Okay it was a bad play on words but, hopefully, it got your attention. Why? Because that's sort of the issue behind this blog. Attention. Or at least gaining the world's attention. Okay let me explain.
Microsoft proclaims that it has X^10 Windows users. How do they get that number? My guess is that every time a copy of Windows sells (no matter if it's to the same user over and over or if it's X amount of copies sold to a reseller - regardless if that copy is installed or not) their numbers increase. So MS can legally claim they have X^10 Windows users. On the other hand, Linux isn't sold generally. The majority of Linux users download a copy or get a copy burned from a friend or pick up their copy from the local LUG. You can't really count those copies among Linux installations because there's no way to track them. Until now...
With the release of Fedora 7 comes a new application called Smolt. This application collects information after installation and, with the user's consent (that's a key factor with the open source community) sends that information off to the Fedora Development team. So now the Fedora team can start counting numbers. But wait, there's a problem! According to Max Spevak (the Fedora Project leader) 95% of the profiles that show up on their smolt servers are coming up as run level 5 - GUI (aka desktop machines). Why is this? During the installation, you are in GUI mode. Even if you are only installing a server, if you have ANY GUI when you first boot your machine, the Fedora Firstboot will begin with a GUI - runlevel 5 (desktop). So what is happening is that all those severs being installed without a single GUI are not being counted.
A glitch in the system!
I have always been one of the naysayers when all those MCSEs chase me down screaming 98% MARKETSHARE! To that I usually reply /DEV/NULL! Why? To date it's been nearly impossible to account for every single Linux installation. Who really knows how many machines have been installed with Linux? For all we know that 98% marketshare could really belong to Linux.
Can you imagine MS's shame to find out that all those basement Linux installations added up to more than Windows installations? Shame! Not that I am implying it would. But what I am saying is that numbers pretty much lie. For example, out of six machines here at home, only one of them has Windows installed (and that is Windows 2000). Another machine has OS X on it. The rest? Linux. Apple knows about the one OS X installation. Microsoft knows about the Windows 2000 installation. But does Ubuntu know about the one installation? Does Fedora know about the 2 installations? Does Puppy Linux know about the one installation? Well, I just ran the command smoltSendReport on the Fedora 7 machine. So Fedora knows about one. Unfortunately, the other machines do not have such an application.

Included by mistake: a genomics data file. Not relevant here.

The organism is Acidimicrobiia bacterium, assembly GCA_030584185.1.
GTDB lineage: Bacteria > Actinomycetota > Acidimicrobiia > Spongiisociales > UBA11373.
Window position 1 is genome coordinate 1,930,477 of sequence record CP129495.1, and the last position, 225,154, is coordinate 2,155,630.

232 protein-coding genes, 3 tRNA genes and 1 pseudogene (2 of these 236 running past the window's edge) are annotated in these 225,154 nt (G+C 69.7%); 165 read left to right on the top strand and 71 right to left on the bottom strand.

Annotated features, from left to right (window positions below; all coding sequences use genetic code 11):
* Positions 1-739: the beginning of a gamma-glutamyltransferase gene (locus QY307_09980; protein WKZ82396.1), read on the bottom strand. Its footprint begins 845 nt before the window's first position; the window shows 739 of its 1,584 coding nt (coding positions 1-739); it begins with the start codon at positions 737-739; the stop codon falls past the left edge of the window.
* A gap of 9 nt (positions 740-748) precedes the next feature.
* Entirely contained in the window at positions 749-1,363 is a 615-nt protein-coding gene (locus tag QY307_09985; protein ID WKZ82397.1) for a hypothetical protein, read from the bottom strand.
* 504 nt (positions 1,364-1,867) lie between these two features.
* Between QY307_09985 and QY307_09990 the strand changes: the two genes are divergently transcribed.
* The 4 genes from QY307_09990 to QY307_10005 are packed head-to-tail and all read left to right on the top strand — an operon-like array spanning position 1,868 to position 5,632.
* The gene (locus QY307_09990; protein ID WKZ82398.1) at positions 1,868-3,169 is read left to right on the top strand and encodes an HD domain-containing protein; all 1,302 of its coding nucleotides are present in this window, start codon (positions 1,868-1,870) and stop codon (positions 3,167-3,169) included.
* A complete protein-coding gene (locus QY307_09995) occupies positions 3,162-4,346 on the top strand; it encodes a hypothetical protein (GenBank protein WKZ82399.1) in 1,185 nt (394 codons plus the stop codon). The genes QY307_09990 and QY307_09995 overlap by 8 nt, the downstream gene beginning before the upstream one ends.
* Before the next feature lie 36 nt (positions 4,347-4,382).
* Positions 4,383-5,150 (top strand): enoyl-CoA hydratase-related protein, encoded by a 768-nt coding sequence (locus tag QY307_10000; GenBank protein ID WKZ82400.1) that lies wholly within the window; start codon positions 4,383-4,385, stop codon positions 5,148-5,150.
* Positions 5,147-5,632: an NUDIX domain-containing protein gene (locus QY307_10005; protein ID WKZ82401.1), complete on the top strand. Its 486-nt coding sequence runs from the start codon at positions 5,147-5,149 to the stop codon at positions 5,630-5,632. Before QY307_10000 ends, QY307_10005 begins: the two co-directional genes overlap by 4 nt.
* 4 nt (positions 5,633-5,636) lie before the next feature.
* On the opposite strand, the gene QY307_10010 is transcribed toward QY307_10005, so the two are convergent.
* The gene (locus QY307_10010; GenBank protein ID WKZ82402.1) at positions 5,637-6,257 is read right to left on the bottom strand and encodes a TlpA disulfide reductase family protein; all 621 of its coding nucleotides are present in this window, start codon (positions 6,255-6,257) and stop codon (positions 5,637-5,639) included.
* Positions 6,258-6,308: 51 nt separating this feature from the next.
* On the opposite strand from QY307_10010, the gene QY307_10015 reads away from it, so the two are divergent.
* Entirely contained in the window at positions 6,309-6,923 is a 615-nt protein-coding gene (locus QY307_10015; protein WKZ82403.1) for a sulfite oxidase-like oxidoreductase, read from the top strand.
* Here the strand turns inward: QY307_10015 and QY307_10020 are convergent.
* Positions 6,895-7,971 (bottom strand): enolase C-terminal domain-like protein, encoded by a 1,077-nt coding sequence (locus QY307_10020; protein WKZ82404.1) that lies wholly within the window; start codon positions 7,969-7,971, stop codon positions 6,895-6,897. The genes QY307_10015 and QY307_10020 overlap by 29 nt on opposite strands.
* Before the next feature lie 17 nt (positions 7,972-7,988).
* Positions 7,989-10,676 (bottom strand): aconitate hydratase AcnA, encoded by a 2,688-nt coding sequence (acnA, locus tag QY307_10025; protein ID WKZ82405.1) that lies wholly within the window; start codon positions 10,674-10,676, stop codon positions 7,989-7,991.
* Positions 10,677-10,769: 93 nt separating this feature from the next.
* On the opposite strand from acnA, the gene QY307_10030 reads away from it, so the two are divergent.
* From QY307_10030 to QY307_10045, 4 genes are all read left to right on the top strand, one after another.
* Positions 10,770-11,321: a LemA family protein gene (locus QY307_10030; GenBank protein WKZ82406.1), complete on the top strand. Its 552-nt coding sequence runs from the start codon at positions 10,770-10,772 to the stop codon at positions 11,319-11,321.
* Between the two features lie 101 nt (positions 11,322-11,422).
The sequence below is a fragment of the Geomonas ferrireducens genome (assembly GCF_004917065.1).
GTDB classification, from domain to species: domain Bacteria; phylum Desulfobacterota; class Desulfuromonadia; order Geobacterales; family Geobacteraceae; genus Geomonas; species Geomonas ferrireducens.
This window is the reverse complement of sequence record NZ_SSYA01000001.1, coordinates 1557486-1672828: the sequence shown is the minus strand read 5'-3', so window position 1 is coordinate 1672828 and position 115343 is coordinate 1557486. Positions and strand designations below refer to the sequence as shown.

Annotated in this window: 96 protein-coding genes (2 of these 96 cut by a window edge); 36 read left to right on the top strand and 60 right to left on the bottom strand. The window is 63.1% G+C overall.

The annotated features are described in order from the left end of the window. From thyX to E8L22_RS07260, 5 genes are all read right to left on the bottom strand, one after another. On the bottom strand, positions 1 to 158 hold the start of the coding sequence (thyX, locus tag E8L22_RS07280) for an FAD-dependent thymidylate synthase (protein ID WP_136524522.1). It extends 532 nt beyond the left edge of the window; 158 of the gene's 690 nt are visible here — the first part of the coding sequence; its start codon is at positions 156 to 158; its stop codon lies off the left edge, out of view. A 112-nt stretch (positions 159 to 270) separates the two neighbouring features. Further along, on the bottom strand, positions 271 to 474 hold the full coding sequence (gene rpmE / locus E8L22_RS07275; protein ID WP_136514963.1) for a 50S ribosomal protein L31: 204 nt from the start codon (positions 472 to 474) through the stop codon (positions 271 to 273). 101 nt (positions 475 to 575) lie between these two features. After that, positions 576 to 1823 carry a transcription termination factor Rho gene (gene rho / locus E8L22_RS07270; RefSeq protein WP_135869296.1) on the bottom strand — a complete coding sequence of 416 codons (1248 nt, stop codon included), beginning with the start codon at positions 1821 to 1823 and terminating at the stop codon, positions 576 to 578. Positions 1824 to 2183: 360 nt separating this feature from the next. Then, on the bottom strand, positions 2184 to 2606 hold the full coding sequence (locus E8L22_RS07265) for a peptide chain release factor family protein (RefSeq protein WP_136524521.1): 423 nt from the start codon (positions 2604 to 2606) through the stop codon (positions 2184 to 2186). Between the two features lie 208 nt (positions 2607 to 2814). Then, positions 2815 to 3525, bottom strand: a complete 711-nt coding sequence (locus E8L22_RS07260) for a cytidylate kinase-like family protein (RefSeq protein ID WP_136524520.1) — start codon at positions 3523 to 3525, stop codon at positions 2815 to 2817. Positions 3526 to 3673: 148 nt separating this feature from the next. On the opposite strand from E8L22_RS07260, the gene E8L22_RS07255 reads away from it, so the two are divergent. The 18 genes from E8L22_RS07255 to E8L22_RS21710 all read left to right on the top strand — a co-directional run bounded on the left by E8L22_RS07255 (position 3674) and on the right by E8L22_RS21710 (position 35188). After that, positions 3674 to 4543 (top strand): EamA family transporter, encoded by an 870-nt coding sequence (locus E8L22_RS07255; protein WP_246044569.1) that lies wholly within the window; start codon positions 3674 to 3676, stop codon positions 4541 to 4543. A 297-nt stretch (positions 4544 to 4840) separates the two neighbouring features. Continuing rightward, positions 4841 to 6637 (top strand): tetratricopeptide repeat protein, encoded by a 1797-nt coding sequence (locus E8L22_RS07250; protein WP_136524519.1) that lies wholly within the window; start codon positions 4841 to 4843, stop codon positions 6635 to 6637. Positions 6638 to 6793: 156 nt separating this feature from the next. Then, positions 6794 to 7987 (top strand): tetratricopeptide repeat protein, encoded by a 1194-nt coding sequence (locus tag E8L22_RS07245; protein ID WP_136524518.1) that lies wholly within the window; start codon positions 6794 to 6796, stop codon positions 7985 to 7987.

So how do I make myself known? I could go to the Linux Counter and at least make them aware of my systems. As of now the Linux Counter project has counted 153611 systems. That's not much. So that really doesn't work so well.
I would think that each of the Linux distributions would be in a bit of a quagmire about how to keep a count on how many users they have. Should they set up a registration form that would require user input in order to complete and installation? I don't know. Would it suffice if everyone using a particular distribution would pop off an email to that distribution saying "Hey, I have X number of installs of your distribution as of X date!" That couldn't hurt.
I guess what I am saying to Microsoft us tgat I wouldn't bank on the numbers you have vs. the numbers you think the competition has. They don't work. And someday banking on those numbers just might come back to haunt you.
Like I said, I have four out of six installations at home using one form of Linux or another. Of those four, only one is known by the distributor. And I know plenty more people just like me with even more installs at home or at work that have never been accounted for.
So tell me, how many installations of Linux do you have at work or at home? And of those, which are registered? Don't worry - you can't get into trouble like you would if you were fessing up to having X number of unregistered copies of Windows 2000.
Jack Wallen is an award-winning writer for TechRepublic and Linux.com. He’s an avid promoter of open source and the voice of The Android Expert. For more news about Jack Wallen, visit his website jackwallen.com.